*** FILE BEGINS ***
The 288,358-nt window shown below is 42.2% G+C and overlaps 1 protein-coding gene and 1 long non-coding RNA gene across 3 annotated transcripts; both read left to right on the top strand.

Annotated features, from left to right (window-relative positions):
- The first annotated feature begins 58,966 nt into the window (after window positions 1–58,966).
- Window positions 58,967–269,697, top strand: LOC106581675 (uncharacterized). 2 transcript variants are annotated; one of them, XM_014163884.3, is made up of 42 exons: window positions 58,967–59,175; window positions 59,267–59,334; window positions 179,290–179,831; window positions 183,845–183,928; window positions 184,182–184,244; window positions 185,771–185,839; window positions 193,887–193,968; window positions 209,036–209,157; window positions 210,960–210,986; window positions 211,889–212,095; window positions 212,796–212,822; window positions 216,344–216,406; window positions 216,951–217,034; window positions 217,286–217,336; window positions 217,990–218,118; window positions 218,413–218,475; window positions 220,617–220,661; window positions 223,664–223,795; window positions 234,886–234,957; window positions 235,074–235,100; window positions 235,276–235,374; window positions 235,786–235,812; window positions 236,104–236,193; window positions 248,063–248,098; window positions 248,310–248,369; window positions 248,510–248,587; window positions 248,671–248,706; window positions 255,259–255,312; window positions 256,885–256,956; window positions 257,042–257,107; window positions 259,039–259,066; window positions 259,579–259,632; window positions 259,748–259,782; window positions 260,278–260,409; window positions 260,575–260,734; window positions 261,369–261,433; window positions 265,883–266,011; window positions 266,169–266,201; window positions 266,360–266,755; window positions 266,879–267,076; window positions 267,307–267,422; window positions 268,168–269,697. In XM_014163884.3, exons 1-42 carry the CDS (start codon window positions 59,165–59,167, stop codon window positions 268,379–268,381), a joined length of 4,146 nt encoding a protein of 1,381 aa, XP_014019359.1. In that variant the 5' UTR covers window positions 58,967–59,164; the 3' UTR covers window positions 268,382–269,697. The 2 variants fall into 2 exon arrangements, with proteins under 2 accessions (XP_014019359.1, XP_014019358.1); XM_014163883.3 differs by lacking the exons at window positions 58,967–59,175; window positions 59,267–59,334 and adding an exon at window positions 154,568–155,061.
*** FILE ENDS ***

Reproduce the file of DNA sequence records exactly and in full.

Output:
The 288,358-nt window shown below is 42.2% G+C and overlaps 1 protein-coding gene and 1 long non-coding RNA gene across 3 annotated transcripts; both read left to right on the top strand.

Annotated features, from left to right (window-relative positions):
- The first annotated feature begins 58,966 nt into the window (after window positions 1–58,966).
- Window positions 58,967–269,697, top strand: LOC106581675 (uncharacterized). 2 transcript variants are annotated; one of them, XM_014163884.3, is made up of 42 exons: window positions 58,967–59,175; window positions 59,267–59,334; window positions 179,290–179,831; window positions 183,845–183,928; window positions 184,182–184,244; window positions 185,771–185,839; window positions 193,887–193,968; window positions 209,036–209,157; window positions 210,960–210,986; window positions 211,889–212,095; window positions 212,796–212,822; window positions 216,344–216,406; window positions 216,951–217,034; window positions 217,286–217,336; window positions 217,990–218,118; window positions 218,413–218,475; window positions 220,617–220,661; window positions 223,664–223,795; window positions 234,886–234,957; window positions 235,074–235,100; window positions 235,276–235,374; window positions 235,786–235,812; window positions 236,104–236,193; window positions 248,063–248,098; window positions 248,310–248,369; window positions 248,510–248,587; window positions 248,671–248,706; window positions 255,259–255,312; window positions 256,885–256,956; window positions 257,042–257,107; window positions 259,039–259,066; window positions 259,579–259,632; window positions 259,748–259,782; window positions 260,278–260,409; window positions 260,575–260,734; window positions 261,369–261,433; window positions 265,883–266,011; window positions 266,169–266,201; window positions 266,360–266,755; window positions 266,879–267,076; window positions 267,307–267,422; window positions 268,168–269,697. In XM_014163884.3, exons 1-42 carry the CDS (start codon window positions 59,165–59,167, stop codon window positions 268,379–268,381), a joined length of 4,146 nt encoding a protein of 1,381 aa, XP_014019359.1. In that variant the 5' UTR covers window positions 58,967–59,164; the 3' UTR covers window positions 268,382–269,697. The 2 variants fall into 2 exon arrangements, with proteins under 2 accessions (XP_014019359.1, XP_014019358.1); XM_014163883.3 differs by lacking the exons at window positions 58,967–59,175; window positions 59,267–59,334 and adding an exon at window positions 154,568–155,061.